To estimate wolf (Canis lupus) kill rates from fine-scale movement patterns, we followed adult wolves in 3 territories of the Scandinavian wolf population using Global Positioning Systems (GPS) during the winters of 2001–2003. The resulting 6 datasets of 62–84 study days gave a total of 8,747 hourly GPS positions. We visited clusters of positions in the field on average 8.8 days after positioning and found moose (Alces alces) killed by wolves during the study period on 74 (8%) of the 953 clusters. The number of positions and visits to a cluster, their interaction, and the proportion of afternoon positions were significant fixed effects in mixed logistic-regression models predicting the probability of a cluster containing a wolf-killed moose. The models, however, displayed a poor goodness-of-fit and were not a suitable tool for estimating kill rates from positioning data alone. They might be used to reduce fieldwork by excluding unlikely clusters, although the reduction was not substantial. We discuss proximate factors (i.e., human disturbance and access to prey) as well as ultimate factors (i.e., social organization, intra-guild dominance, and litter size) as potential causes of the observed high temporal and spatial variation in prey-handling. For similar future kill-rate studies, we recommend increasing field efforts and shortening positioning intervals.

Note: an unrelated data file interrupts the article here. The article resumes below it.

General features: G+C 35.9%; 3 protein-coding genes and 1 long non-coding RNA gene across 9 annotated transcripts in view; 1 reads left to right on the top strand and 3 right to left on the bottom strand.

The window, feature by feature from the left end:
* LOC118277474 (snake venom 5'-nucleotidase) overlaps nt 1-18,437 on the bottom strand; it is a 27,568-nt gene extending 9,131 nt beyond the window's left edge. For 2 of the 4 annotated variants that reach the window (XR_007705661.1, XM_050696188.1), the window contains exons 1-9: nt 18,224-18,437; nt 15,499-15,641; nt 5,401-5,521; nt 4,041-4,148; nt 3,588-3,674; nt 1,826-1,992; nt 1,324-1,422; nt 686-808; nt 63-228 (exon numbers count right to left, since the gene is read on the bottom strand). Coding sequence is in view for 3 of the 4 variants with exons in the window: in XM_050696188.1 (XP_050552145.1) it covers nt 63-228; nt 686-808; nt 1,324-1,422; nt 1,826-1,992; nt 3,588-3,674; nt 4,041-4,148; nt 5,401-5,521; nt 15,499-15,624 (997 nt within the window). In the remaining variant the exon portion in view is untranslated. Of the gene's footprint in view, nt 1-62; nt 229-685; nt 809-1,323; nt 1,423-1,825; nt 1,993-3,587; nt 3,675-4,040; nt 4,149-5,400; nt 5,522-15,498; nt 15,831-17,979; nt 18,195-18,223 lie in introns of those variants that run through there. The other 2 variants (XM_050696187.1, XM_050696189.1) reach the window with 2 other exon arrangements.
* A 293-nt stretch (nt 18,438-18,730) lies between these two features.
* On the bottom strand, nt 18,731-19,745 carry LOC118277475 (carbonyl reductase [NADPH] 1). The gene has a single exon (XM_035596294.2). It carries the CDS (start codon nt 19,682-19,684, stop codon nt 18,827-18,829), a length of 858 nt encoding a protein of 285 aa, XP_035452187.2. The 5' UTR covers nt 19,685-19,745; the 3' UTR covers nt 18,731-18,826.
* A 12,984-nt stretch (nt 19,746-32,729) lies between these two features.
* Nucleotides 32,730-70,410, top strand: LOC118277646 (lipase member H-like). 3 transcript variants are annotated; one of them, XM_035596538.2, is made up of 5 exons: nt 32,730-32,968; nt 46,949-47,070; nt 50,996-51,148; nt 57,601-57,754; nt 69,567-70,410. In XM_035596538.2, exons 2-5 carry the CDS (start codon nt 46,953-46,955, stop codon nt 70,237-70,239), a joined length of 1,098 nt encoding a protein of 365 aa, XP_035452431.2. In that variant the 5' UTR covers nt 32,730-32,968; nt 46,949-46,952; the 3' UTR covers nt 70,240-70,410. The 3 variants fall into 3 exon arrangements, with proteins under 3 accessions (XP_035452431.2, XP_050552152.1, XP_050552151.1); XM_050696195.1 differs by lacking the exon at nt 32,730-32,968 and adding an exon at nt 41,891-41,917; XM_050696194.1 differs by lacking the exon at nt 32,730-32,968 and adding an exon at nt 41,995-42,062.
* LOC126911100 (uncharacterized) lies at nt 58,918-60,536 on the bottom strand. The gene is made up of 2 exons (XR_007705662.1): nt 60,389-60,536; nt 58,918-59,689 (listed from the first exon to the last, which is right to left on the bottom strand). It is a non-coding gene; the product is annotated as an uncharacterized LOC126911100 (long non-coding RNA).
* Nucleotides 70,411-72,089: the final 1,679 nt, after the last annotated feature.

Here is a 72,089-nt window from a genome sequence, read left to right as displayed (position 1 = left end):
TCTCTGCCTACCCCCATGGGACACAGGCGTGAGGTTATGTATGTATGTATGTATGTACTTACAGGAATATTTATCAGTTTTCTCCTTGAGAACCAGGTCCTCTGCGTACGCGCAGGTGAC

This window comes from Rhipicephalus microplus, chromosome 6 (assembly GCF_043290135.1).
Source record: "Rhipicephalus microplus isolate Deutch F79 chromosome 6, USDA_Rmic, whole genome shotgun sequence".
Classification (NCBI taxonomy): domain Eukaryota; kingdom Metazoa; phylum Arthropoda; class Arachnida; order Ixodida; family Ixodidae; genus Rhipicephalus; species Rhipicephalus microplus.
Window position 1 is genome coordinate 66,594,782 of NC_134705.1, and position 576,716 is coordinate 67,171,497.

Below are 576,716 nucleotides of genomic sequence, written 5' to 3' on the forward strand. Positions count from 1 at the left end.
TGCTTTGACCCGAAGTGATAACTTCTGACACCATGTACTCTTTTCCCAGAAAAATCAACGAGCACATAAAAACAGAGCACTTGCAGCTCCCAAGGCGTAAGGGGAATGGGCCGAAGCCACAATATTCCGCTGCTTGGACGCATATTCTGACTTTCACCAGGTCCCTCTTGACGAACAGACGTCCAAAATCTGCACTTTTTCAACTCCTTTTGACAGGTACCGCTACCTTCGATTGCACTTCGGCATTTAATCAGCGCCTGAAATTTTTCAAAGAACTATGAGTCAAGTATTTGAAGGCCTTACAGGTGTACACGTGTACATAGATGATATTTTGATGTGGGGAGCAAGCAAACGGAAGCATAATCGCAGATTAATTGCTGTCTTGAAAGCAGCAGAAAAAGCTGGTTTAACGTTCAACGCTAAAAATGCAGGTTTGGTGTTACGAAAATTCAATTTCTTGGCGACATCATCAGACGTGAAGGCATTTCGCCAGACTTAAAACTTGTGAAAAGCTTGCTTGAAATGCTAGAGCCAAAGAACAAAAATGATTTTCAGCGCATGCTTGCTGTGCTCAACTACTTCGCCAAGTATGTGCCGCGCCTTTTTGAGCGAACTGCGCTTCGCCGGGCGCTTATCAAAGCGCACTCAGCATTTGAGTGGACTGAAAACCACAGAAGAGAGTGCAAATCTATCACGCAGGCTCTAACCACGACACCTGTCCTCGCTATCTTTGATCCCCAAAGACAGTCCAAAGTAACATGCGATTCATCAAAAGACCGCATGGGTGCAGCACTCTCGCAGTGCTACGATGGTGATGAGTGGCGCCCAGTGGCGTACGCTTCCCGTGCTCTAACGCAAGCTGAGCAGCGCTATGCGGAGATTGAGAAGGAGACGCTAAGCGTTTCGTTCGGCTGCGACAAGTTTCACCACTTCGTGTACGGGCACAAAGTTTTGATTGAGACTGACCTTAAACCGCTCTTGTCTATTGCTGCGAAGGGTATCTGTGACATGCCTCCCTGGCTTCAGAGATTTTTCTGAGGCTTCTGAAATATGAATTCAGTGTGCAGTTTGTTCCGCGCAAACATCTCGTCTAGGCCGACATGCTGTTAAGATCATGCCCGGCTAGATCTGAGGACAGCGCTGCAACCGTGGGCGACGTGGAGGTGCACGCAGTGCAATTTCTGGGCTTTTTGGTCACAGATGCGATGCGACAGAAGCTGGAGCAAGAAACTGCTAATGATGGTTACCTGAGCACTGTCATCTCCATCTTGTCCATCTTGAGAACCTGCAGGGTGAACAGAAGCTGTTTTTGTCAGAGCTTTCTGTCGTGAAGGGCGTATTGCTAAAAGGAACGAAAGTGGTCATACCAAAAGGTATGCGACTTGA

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Vol. 71 • No. 4